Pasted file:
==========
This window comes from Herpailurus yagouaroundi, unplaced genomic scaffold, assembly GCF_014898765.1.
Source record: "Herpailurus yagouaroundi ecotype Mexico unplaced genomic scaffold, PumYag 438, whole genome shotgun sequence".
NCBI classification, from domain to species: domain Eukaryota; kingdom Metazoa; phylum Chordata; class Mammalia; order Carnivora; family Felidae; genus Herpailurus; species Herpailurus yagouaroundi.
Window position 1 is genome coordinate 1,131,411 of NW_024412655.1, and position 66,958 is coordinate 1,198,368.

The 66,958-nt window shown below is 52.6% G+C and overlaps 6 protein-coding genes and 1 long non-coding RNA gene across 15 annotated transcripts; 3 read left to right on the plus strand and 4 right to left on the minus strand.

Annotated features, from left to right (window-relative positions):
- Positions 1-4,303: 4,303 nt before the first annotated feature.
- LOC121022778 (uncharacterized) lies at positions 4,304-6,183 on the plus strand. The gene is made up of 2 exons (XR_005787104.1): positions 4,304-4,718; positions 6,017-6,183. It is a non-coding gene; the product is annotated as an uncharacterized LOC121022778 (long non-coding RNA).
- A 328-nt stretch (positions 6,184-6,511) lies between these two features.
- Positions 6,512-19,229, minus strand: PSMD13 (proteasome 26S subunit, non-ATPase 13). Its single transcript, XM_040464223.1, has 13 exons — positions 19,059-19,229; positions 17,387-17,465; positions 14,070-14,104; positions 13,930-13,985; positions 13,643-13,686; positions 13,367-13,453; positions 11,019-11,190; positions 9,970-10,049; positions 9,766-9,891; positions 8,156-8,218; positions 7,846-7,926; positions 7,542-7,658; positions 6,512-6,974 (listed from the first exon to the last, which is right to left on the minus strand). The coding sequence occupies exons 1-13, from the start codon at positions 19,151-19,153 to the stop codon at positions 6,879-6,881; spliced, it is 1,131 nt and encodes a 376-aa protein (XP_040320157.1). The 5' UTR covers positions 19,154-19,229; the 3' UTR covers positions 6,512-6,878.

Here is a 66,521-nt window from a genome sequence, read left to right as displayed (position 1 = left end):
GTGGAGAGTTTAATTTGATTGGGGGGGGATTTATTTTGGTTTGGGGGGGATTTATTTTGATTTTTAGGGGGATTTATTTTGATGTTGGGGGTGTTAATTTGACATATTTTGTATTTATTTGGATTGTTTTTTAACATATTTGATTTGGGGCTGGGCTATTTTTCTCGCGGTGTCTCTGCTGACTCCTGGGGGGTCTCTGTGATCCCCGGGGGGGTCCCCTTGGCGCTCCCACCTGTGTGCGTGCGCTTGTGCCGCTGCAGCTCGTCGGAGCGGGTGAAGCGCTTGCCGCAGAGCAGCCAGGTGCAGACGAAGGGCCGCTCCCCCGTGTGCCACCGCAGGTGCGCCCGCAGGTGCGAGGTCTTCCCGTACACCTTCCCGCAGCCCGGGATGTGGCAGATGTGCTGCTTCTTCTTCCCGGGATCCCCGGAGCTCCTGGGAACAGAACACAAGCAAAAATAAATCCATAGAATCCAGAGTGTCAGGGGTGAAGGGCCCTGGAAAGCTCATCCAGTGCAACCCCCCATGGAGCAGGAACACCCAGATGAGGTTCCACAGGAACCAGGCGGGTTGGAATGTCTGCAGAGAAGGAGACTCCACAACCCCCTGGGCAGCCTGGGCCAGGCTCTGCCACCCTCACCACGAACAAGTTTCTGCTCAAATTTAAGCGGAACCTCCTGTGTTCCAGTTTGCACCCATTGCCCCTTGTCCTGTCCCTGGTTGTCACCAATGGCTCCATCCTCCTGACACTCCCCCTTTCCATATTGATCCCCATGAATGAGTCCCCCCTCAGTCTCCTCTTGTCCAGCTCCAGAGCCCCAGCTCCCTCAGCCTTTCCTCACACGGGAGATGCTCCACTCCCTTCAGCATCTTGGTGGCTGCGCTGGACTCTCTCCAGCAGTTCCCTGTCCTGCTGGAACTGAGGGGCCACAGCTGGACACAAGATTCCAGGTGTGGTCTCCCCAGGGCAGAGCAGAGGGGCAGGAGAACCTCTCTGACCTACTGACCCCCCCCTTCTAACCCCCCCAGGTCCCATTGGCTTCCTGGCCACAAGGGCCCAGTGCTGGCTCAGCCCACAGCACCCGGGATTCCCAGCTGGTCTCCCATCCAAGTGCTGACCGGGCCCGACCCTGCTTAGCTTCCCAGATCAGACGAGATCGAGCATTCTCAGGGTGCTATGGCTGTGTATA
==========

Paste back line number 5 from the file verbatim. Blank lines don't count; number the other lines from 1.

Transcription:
The 66,958-nt window shown below is 52.6% G+C and overlaps 6 protein-coding genes and 1 long non-coding RNA gene across 15 annotated transcripts; 3 read left to right on the plus strand and 4 right to left on the minus strand.